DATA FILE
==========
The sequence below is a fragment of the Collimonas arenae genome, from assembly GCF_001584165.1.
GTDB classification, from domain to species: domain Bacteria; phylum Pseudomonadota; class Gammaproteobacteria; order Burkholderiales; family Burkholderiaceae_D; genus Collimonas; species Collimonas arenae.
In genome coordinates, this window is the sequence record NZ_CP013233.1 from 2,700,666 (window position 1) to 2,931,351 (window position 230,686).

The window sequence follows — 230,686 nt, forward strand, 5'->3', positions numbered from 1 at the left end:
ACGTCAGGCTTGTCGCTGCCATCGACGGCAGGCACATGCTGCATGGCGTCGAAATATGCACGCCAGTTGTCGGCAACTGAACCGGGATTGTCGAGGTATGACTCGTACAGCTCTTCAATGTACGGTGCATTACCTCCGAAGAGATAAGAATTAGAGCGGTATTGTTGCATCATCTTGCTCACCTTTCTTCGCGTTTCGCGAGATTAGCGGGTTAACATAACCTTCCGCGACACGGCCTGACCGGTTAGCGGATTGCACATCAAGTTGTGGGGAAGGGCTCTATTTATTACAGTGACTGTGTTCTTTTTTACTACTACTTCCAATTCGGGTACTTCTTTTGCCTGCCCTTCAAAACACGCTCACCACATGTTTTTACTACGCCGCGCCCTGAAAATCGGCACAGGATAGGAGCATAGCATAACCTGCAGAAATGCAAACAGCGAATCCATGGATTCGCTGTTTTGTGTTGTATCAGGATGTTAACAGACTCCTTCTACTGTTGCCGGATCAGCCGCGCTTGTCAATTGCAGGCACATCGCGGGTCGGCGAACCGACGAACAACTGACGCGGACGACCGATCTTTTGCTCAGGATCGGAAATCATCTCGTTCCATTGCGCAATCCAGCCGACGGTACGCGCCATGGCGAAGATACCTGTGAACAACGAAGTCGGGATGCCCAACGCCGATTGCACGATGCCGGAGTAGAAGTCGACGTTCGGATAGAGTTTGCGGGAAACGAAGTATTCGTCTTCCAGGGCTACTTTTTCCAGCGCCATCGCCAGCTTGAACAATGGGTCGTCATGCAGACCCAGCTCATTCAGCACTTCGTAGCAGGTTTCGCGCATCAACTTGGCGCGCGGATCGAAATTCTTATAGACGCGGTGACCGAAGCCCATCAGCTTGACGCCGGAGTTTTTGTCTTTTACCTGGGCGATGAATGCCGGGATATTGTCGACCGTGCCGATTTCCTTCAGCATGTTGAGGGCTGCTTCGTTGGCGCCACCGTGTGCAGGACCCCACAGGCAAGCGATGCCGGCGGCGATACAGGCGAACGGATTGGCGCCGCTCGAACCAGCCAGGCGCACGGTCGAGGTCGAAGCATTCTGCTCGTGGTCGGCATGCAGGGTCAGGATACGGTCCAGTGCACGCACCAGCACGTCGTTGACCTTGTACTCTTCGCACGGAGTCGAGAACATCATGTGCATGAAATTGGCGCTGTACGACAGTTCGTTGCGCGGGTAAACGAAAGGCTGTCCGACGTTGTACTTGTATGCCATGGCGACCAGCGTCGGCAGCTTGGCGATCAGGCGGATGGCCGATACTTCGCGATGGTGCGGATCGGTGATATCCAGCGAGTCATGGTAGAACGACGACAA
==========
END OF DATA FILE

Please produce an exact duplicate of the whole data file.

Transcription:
The sequence below is a fragment of the Collimonas arenae genome, from assembly GCF_001584165.1.
GTDB classification, from domain to species: domain Bacteria; phylum Pseudomonadota; class Gammaproteobacteria; order Burkholderiales; family Burkholderiaceae_D; genus Collimonas; species Collimonas arenae.
In genome coordinates, this window is the sequence record NZ_CP013233.1 from 2,700,666 (window position 1) to 2,931,351 (window position 230,686).

The window sequence follows — 230,686 nt, forward strand, 5'->3', positions numbered from 1 at the left end:
ACGTCAGGCTTGTCGCTGCCATCGACGGCAGGCACATGCTGCATGGCGTCGAAATATGCACGCCAGTTGTCGGCAACTGAACCGGGATTGTCGAGGTATGACTCGTACAGCTCTTCAATGTACGGTGCATTACCTCCGAAGAGATAAGAATTAGAGCGGTATTGTTGCATCATCTTGCTCACCTTTCTTCGCGTTTCGCGAGATTAGCGGGTTAACATAACCTTCCGCGACACGGCCTGACCGGTTAGCGGATTGCACATCAAGTTGTGGGGAAGGGCTCTATTTATTACAGTGACTGTGTTCTTTTTTACTACTACTTCCAATTCGGGTACTTCTTTTGCCTGCCCTTCAAAACACGCTCACCACATGTTTTTACTACGCCGCGCCCTGAAAATCGGCACAGGATAGGAGCATAGCATAACCTGCAGAAATGCAAACAGCGAATCCATGGATTCGCTGTTTTGTGTTGTATCAGGATGTTAACAGACTCCTTCTACTGTTGCCGGATCAGCCGCGCTTGTCAATTGCAGGCACATCGCGGGTCGGCGAACCGACGAACAACTGACGCGGACGACCGATCTTTTGCTCAGGATCGGAAATCATCTCGTTCCATTGCGCAATCCAGCCGACGGTACGCGCCATGGCGAAGATACCTGTGAACAACGAAGTCGGGATGCCCAACGCCGATTGCACGATGCCGGAGTAGAAGTCGACGTTCGGATAGAGTTTGCGGGAAACGAAGTATTCGTCTTCCAGGGCTACTTTTTCCAGCGCCATCGCCAGCTTGAACAATGGGTCGTCATGCAGACCCAGCTCATTCAGCACTTCGTAGCAGGTTTCGCGCATCAACTTGGCGCGCGGATCGAAATTCTTATAGACGCGGTGACCGAAGCCCATCAGCTTGACGCCGGAGTTTTTGTCTTTTACCTGGGCGATGAATGCCGGGATATTGTCGACCGTGCCGATTTCCTTCAGCATGTTGAGGGCTGCTTCGTTGGCGCCACCGTGTGCAGGACCCCACAGGCAAGCGATGCCGGCGGCGATACAGGCGAACGGATTGGCGCCGCTCGAACCAGCCAGGCGCACGGTCGAGGTCGAAGCATTCTGCTCGTGGTCGGCATGCAGGGTCAGGATACGGTCCAGTGCACGCACCAGCACGTCGTTGACCTTGTACTCTTCGCACGGAGTCGAGAACATCATGTGCATGAAATTGGCGCTGTACGACAGTTCGTTGCGCGGGTAAACGAAAGGCTGTCCGACGTTGTACTTGTATGCCATGGCGACCAGCGTCGGCAGCTTGGCGATCAGGCGGATGGCCGATACTTCGCGATGGTGCGGATCGGTGATATCCAGCGAGTCATGGTAGAACGACGACAA